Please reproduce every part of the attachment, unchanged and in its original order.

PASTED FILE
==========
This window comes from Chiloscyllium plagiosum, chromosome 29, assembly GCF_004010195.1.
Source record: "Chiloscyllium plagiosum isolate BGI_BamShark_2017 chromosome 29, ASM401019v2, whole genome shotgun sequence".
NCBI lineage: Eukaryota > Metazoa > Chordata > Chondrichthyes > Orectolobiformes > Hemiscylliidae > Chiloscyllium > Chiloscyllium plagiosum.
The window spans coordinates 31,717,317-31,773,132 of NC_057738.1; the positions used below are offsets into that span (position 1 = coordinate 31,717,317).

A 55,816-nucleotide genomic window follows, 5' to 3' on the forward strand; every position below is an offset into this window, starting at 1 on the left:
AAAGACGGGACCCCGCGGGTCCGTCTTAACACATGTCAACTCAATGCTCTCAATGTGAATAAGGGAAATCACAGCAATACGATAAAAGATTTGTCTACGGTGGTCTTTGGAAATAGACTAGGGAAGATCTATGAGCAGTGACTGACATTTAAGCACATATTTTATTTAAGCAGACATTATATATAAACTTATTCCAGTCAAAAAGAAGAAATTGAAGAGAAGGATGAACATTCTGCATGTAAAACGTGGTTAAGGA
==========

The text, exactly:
This window comes from Chiloscyllium plagiosum, chromosome 29, assembly GCF_004010195.1.
Source record: "Chiloscyllium plagiosum isolate BGI_BamShark_2017 chromosome 29, ASM401019v2, whole genome shotgun sequence".
NCBI lineage: Eukaryota > Metazoa > Chordata > Chondrichthyes > Orectolobiformes > Hemiscylliidae > Chiloscyllium > Chiloscyllium plagiosum.
The window spans coordinates 31,717,317-31,773,132 of NC_057738.1; the positions used below are offsets into that span (position 1 = coordinate 31,717,317).

A 55,816-nucleotide genomic window follows, 5' to 3' on the forward strand; every position below is an offset into this window, starting at 1 on the left:
AAAGACGGGACCCCGCGGGTCCGTCTTAACACATGTCAACTCAATGCTCTCAATGTGAATAAGGGAAATCACAGCAATACGATAAAAGATTTGTCTACGGTGGTCTTTGGAAATAGACTAGGGAAGATCTATGAGCAGTGACTGACATTTAAGCACATATTTTATTTAAGCAGACATTATATATAAACTTATTCCAGTCAAAAAGAAGAAATTGAAGAGAAGGATGAACATTCTGCATGTAAAACGTGGTTAAGGA